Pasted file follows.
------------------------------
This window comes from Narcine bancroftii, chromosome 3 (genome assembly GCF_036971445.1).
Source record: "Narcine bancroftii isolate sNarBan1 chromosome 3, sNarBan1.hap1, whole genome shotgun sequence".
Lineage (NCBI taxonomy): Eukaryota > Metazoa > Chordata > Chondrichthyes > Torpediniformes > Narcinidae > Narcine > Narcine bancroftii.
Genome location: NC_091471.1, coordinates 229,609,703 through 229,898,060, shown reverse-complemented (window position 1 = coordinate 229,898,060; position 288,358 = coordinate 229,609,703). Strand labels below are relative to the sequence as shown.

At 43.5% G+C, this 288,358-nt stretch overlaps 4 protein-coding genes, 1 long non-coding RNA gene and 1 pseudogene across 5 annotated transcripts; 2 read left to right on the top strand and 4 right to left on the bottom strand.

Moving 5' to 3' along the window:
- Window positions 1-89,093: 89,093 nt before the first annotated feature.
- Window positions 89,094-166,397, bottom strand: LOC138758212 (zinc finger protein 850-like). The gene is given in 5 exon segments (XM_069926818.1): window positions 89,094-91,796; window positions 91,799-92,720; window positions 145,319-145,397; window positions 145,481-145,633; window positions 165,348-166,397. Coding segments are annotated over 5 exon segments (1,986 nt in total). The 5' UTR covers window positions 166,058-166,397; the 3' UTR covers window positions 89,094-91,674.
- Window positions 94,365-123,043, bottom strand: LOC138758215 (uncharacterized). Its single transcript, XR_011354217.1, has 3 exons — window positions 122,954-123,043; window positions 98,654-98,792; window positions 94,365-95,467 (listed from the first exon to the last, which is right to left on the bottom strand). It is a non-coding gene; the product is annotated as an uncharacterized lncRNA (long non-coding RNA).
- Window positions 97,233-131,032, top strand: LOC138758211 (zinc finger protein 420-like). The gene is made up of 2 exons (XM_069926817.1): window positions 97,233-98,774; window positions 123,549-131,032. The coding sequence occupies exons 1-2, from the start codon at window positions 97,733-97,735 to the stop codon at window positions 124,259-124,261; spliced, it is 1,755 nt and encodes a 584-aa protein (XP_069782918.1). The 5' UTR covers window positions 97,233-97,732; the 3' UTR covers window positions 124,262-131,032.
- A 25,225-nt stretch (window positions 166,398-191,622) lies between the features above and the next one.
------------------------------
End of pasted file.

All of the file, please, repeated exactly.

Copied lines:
This window comes from Narcine bancroftii, chromosome 3 (genome assembly GCF_036971445.1).
Source record: "Narcine bancroftii isolate sNarBan1 chromosome 3, sNarBan1.hap1, whole genome shotgun sequence".
Lineage (NCBI taxonomy): Eukaryota > Metazoa > Chordata > Chondrichthyes > Torpediniformes > Narcinidae > Narcine > Narcine bancroftii.
Genome location: NC_091471.1, coordinates 229,609,703 through 229,898,060, shown reverse-complemented (window position 1 = coordinate 229,898,060; position 288,358 = coordinate 229,609,703). Strand labels below are relative to the sequence as shown.

At 43.5% G+C, this 288,358-nt stretch overlaps 4 protein-coding genes, 1 long non-coding RNA gene and 1 pseudogene across 5 annotated transcripts; 2 read left to right on the top strand and 4 right to left on the bottom strand.

Moving 5' to 3' along the window:
- Window positions 1-89,093: 89,093 nt before the first annotated feature.
- Window positions 89,094-166,397, bottom strand: LOC138758212 (zinc finger protein 850-like). The gene is given in 5 exon segments (XM_069926818.1): window positions 89,094-91,796; window positions 91,799-92,720; window positions 145,319-145,397; window positions 145,481-145,633; window positions 165,348-166,397. Coding segments are annotated over 5 exon segments (1,986 nt in total). The 5' UTR covers window positions 166,058-166,397; the 3' UTR covers window positions 89,094-91,674.
- Window positions 94,365-123,043, bottom strand: LOC138758215 (uncharacterized). Its single transcript, XR_011354217.1, has 3 exons — window positions 122,954-123,043; window positions 98,654-98,792; window positions 94,365-95,467 (listed from the first exon to the last, which is right to left on the bottom strand). It is a non-coding gene; the product is annotated as an uncharacterized lncRNA (long non-coding RNA).
- Window positions 97,233-131,032, top strand: LOC138758211 (zinc finger protein 420-like). The gene is made up of 2 exons (XM_069926817.1): window positions 97,233-98,774; window positions 123,549-131,032. The coding sequence occupies exons 1-2, from the start codon at window positions 97,733-97,735 to the stop codon at window positions 124,259-124,261; spliced, it is 1,755 nt and encodes a 584-aa protein (XP_069782918.1). The 5' UTR covers window positions 97,233-97,732; the 3' UTR covers window positions 124,262-131,032.
- A 25,225-nt stretch (window positions 166,398-191,622) lies between the features above and the next one.